Jim DiEugenio on the announcement that George and Leonardo DiCaprio intend to make a film based Legacy of Secrecy.

At the end of his review of JFK and the Unspeakable, DiEugenio wrote that Jim Douglass’ book was the best in the field since Gerald McKnight’s.  The author’s own book has a dual distinction.  It is the best book on Garrison yet written, and it is the best work on the JFK case since the Douglass book, writes Albert Rossi.

Sunday, 31 March 2013 22:03

The Mystery of Red Bird Airport

Larry Hancock explores the possible use of the Dallas private airfield for covert goverment operations during the period around JFK's assassination.
Monday, 07 January 2013 16:10

Brian Latell, Castro’s Secrets

Dr. Latell ... used the creative imagination of Cuban defectors for writing a non-fiction book instead of a novel about the JFK assassination, concludes Arnaldo Fernandez.

 

 

Monday, 07 January 2013 15:00

HSCA Interview with Fidel Castro

Continuation of narration by Chief Counsel G. Robert Blakey and the playing of excerpts from a tape recording of an interview with President Fidel Castro.

Published in News Items
Wednesday, 07 November 2012 16:47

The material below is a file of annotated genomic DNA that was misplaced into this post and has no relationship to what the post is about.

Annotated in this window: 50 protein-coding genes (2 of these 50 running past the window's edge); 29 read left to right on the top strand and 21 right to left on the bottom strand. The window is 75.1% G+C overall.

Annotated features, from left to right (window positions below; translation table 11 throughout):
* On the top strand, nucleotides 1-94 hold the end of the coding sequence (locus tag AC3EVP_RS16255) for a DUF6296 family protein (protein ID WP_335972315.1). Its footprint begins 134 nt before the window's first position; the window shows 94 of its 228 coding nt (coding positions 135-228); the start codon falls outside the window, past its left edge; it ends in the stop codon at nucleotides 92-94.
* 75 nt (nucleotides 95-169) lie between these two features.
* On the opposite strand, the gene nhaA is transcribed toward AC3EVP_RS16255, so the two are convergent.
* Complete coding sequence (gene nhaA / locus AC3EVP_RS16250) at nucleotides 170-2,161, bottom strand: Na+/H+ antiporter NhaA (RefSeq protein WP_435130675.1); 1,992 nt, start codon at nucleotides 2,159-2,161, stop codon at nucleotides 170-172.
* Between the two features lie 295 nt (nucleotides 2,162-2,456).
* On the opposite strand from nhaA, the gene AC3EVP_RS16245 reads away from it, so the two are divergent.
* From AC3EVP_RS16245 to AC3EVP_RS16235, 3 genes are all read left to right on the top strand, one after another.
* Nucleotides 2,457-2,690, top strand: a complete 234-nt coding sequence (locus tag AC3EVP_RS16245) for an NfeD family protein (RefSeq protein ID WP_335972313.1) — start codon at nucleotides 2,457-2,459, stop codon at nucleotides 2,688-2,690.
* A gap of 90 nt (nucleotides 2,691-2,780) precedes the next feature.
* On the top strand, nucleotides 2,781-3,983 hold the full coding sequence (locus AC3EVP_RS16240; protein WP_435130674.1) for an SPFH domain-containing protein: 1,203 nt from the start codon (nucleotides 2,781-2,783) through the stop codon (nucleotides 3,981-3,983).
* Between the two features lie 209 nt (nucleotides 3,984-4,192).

Noam Chomsky’s Sickness unto Death

Chomsky has now been proven both wrong and misleading on both Kennedy and Vietnam, and the Missile Crisis. But it’s worse than that. Chomsky simply has no regard for facts or evidence in the two cases, writes Jim DiEugenio.

Thursday, 01 September 2011 14:53

James W. Douglass, JFK and the Unspeakable

 

 

A rich, rewarding, and reverberating book which both illuminates and empowers the reader, the best book in the field since Breach of Trust, writes Jim DiEugenio.

 

 

Sunday, 28 March 2010 15:27

Russ Baker, Family of Secrets

What Baker does with the JFK and Watergate episodes is symptomatic of the rest of the book. He wants to somehow implicate the Bushes in crimes for which there is next to no evidence, while not reporting on the ones for which there is plenty of evidence, writes Jim DiEugenio.

Published in General

There is an almost pathological use of conditionals; may have, perhaps, could have, if, etc. Conversely, there is an overabundance of hackneyed declaratives where conditionals should have been used, as well as an over-reliance on unnamed sources. And yet this dogged pursuit and elucidation of the documentary record is supposed to be the sine qua non of these two books, writes Bill Davy.

Jim DiEugenio provides an advance reaction to Brothers in Arms, by Gus Russo and Stephen Molton, as announced in an article in American Heritage magazine.

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